A senate report says the US government’s current plan to prepare for cyber doomsday isn’t nearly strong enough

  • A senate report released this week urges the US government to make sweeping changes in its approach to defending the country against cyber threats.
  • The report’s 80+ recommendations include a creating a new “national cyber director” position, a larger cyber force, and a fund to help the government respond to cyberattacks.
  • The bipartisan committee behind the study was inspired by a similar one the US formed in the 1950s to devise its strategy for the Cold War.
  • “We want this to be the 9/11 Commission Report without the 9/11,” Sen. Angus King, a committee co-chair, told Cyberscoop.
  • Visit Business Insider’s homepage for more stories.

The US cyber strategy needs some major improvements if the country hopes to defend itself against threats from China, Russia, and other adversaries, according to a report released this week by a bipartisan group of senators.

Among its 80+ recommendations are the creation of a “national cyber director” overseen by new congressional committees on cybersecurity, more personnel trained in cyber operations, and increased funding to ensure federal agencies like the Department of Homeland Security and Election Assistance Commission are equipped to carry out increasingly complicated missions.

“The U.S. government is currently not designed to act with the speed and agility necessary to defend the country in cyberspace,” concluded the report, the result of a year-long study by the Cyberspace Solarium Commission, a group created by Congress in 2018.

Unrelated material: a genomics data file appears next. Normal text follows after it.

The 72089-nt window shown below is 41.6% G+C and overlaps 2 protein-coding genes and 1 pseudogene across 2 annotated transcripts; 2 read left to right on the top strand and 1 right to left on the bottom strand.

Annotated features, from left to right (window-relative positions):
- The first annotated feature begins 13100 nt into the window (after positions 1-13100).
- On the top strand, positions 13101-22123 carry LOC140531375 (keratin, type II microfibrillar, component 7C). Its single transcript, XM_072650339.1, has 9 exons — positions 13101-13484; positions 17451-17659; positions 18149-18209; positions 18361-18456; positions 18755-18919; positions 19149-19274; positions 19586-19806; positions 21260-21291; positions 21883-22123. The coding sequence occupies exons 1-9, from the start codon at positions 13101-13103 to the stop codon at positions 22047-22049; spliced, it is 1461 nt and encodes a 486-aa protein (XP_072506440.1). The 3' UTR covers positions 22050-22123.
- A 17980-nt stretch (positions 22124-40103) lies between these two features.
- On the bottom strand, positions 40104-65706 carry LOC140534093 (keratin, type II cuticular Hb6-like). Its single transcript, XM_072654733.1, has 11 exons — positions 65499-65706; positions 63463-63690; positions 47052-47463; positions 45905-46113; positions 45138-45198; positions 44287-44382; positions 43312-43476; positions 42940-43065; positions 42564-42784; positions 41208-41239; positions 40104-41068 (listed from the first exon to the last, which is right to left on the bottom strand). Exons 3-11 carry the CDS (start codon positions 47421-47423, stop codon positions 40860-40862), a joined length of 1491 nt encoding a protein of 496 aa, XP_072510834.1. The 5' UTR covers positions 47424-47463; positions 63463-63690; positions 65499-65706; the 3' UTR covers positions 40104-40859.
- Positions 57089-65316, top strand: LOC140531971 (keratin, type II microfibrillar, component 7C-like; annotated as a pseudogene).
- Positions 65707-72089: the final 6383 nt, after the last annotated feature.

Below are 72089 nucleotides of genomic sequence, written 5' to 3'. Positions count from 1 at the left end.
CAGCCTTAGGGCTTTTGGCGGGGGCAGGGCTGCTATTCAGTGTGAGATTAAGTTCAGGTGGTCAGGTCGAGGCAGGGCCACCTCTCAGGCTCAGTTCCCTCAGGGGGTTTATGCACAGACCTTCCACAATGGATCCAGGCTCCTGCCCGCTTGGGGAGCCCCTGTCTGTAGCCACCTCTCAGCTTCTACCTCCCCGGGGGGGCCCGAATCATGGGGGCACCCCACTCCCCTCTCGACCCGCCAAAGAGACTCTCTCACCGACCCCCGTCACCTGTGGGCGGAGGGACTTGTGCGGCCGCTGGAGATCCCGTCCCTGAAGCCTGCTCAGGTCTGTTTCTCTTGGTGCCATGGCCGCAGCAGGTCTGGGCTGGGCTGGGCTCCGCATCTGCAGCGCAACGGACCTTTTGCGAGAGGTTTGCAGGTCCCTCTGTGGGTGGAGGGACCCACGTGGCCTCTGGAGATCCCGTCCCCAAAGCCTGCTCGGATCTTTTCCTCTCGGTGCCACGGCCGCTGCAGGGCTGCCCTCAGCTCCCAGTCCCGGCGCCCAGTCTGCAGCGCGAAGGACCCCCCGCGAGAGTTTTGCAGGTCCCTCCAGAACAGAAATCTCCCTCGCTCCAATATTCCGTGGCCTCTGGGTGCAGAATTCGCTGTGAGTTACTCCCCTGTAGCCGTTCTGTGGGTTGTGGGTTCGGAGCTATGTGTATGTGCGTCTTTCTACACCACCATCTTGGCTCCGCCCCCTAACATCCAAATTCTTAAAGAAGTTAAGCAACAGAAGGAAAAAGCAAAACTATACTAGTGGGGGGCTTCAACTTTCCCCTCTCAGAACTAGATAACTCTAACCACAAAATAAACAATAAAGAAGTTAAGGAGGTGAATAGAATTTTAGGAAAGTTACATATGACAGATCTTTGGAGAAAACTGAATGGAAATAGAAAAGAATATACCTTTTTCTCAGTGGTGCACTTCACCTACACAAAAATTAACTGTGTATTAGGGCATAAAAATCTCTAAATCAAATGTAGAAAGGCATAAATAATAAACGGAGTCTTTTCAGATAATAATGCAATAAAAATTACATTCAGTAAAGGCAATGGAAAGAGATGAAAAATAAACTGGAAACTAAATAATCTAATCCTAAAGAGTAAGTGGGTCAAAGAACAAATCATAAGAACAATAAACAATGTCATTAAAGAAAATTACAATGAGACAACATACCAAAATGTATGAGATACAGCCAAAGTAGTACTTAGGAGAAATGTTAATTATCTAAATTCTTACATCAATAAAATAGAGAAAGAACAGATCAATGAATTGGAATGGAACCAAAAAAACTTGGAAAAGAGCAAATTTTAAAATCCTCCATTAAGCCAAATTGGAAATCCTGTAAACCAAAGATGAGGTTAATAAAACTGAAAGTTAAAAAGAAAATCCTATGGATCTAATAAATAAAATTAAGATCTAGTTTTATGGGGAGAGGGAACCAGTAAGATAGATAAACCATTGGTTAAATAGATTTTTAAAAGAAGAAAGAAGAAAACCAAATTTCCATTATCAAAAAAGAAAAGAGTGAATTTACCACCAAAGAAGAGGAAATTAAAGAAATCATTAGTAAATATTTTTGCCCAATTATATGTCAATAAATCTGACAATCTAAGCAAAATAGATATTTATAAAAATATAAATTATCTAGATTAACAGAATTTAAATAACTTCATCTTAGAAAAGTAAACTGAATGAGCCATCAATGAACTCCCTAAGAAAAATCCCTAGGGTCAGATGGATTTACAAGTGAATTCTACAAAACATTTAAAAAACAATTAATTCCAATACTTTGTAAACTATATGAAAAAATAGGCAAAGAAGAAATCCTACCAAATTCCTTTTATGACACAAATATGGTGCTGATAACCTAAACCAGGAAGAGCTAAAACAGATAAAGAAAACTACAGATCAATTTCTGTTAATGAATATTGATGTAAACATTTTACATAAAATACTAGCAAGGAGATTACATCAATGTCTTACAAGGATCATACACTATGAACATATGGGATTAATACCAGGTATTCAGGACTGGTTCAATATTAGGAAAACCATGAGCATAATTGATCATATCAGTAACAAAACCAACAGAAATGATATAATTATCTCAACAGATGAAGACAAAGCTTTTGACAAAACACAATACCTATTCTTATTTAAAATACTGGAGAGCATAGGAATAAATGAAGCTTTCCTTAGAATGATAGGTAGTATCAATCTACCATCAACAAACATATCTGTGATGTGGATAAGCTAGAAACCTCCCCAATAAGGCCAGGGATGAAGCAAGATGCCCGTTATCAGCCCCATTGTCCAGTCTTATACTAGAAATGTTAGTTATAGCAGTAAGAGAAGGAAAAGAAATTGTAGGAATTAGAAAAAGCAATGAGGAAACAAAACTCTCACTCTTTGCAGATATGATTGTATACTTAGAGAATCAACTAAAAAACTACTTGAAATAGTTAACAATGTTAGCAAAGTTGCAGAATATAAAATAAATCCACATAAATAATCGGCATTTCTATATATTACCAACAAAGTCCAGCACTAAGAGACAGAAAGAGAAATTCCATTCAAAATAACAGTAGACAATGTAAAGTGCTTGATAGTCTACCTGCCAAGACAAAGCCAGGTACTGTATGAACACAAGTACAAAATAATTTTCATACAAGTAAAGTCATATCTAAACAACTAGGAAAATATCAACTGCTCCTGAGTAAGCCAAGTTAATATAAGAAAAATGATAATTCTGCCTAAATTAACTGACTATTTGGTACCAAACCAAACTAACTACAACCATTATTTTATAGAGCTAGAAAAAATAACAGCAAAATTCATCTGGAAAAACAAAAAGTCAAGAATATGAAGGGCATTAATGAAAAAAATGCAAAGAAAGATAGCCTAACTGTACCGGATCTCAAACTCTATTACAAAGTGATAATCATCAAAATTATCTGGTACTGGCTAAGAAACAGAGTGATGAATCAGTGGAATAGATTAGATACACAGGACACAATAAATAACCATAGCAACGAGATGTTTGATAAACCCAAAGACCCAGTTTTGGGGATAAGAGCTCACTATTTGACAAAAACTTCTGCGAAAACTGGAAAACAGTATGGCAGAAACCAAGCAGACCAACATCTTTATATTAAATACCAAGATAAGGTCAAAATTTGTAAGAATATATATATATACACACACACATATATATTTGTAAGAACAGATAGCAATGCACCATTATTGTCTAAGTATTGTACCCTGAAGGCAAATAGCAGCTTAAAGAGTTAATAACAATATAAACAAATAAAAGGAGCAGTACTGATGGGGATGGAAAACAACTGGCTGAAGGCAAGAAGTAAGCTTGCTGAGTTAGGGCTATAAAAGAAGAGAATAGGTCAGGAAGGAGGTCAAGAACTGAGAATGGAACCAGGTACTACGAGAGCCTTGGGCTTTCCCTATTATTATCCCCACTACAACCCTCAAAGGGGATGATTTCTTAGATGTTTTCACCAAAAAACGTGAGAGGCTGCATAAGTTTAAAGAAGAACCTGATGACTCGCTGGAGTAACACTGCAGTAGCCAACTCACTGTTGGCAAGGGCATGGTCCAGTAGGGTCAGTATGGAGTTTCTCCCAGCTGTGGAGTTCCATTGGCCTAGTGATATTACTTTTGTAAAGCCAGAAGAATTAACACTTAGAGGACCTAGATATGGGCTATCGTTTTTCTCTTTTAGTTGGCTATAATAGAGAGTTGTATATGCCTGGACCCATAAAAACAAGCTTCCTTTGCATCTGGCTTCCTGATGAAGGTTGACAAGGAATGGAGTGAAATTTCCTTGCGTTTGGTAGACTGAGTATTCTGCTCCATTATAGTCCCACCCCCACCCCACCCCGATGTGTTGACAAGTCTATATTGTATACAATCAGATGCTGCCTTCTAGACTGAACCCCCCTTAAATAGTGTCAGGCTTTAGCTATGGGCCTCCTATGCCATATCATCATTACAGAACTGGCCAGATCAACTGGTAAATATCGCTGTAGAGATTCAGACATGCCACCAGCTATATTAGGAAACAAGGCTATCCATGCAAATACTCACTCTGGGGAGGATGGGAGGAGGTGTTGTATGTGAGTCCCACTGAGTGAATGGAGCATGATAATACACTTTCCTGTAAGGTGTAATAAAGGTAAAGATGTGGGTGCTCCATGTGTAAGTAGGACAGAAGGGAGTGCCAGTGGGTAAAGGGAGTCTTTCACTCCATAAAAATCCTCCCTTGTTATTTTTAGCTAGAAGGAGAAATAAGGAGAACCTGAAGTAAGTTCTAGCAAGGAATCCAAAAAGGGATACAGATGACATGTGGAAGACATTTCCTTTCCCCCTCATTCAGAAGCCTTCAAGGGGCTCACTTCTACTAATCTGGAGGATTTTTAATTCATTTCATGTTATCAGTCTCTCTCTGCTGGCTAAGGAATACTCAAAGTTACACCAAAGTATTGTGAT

“We want this to be the 9/11 Commission Report without the 9/11,” Sen. Angus King, one of the commission’s co-chairs, told Cyberscoop, adding that the group is “trying to urge and foment change without a catastrophic event.”

Click here to subscribe to Trending, Business Insider’s weekly tech newsletter.

To accomplish that goal, the commission suggested the US adopt a “layered cyber deterrence” strategy. Broadly, that involves encouraging allies to promote responsible behavior in cyberspace, shoring up vulnerabilities in private and public networks that enemies could exploit, and being able to retaliate against attackers.

“China, Russia, Iran, and North Korea all probed U.S. critical infrastructure with impunity,” the report said, while globally connected networks allowed criminals to commit cyber theft and extremist groups to raise funds and recruit followers.

“American restraint was met with unchecked predation,” the report said, advocating that the US take a more active role in deterring bad actors.

However, the report did not address some of the more controversial topics surrounding cybersecurity, like encryption — a frequent target of US Attorney General William Barr and others in law enforcement — and which offensive capabilities the US might be willing to give up to secure similar agreements from adversaries.

The Cyberspace Solarium Commission was modeled after President Dwight Eisenhower’s Project Solarium, which was formed in the 1950s to help the US devise a new foreign policy strategy around the Cold War, showing that the US is fundamentally rethinking how it’s approaching new digital battlegrounds as the nature of warfare evolves.

View original article here Source